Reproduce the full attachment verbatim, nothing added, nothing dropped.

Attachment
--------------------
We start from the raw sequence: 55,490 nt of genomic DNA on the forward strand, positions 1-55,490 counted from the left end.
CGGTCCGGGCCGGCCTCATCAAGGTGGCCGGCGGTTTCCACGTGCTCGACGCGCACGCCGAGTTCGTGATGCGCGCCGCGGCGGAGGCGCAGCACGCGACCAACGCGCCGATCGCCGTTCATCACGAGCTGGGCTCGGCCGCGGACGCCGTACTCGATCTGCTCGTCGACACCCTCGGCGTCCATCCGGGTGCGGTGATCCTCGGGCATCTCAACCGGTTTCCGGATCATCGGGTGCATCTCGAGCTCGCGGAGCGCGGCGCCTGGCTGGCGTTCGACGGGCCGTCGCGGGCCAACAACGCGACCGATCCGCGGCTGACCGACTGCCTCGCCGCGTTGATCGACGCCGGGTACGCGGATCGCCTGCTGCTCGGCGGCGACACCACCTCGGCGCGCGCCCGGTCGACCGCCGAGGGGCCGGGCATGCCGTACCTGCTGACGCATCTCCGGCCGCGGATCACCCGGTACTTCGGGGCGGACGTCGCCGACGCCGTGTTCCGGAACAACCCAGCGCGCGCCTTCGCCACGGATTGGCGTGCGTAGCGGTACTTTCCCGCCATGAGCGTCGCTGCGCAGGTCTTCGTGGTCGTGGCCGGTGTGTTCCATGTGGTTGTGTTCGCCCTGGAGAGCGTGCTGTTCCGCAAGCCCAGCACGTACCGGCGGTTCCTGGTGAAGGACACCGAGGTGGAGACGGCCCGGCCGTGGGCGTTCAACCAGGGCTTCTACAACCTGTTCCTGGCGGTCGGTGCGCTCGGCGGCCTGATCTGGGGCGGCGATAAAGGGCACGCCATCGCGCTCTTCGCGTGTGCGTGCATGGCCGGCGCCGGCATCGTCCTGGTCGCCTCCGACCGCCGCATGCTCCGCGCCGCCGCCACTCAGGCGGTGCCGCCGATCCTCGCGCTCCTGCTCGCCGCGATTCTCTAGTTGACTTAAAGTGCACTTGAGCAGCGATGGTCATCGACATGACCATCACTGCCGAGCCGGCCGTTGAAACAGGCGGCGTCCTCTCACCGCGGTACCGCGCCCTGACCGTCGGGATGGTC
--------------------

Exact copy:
We start from the raw sequence: 55,490 nt of genomic DNA on the forward strand, positions 1-55,490 counted from the left end.
CGGTCCGGGCCGGCCTCATCAAGGTGGCCGGCGGTTTCCACGTGCTCGACGCGCACGCCGAGTTCGTGATGCGCGCCGCGGCGGAGGCGCAGCACGCGACCAACGCGCCGATCGCCGTTCATCACGAGCTGGGCTCGGCCGCGGACGCCGTACTCGATCTGCTCGTCGACACCCTCGGCGTCCATCCGGGTGCGGTGATCCTCGGGCATCTCAACCGGTTTCCGGATCATCGGGTGCATCTCGAGCTCGCGGAGCGCGGCGCCTGGCTGGCGTTCGACGGGCCGTCGCGGGCCAACAACGCGACCGATCCGCGGCTGACCGACTGCCTCGCCGCGTTGATCGACGCCGGGTACGCGGATCGCCTGCTGCTCGGCGGCGACACCACCTCGGCGCGCGCCCGGTCGACCGCCGAGGGGCCGGGCATGCCGTACCTGCTGACGCATCTCCGGCCGCGGATCACCCGGTACTTCGGGGCGGACGTCGCCGACGCCGTGTTCCGGAACAACCCAGCGCGCGCCTTCGCCACGGATTGGCGTGCGTAGCGGTACTTTCCCGCCATGAGCGTCGCTGCGCAGGTCTTCGTGGTCGTGGCCGGTGTGTTCCATGTGGTTGTGTTCGCCCTGGAGAGCGTGCTGTTCCGCAAGCCCAGCACGTACCGGCGGTTCCTGGTGAAGGACACCGAGGTGGAGACGGCCCGGCCGTGGGCGTTCAACCAGGGCTTCTACAACCTGTTCCTGGCGGTCGGTGCGCTCGGCGGCCTGATCTGGGGCGGCGATAAAGGGCACGCCATCGCGCTCTTCGCGTGTGCGTGCATGGCCGGCGCCGGCATCGTCCTGGTCGCCTCCGACCGCCGCATGCTCCGCGCCGCCGCCACTCAGGCGGTGCCGCCGATCCTCGCGCTCCTGCTCGCCGCGATTCTCTAGTTGACTTAAAGTGCACTTGAGCAGCGATGGTCATCGACATGACCATCACTGCCGAGCCGGCCGTTGAAACAGGCGGCGTCCTCTCACCGCGGTACCGCGCCCTGACCGTCGGGATGGTC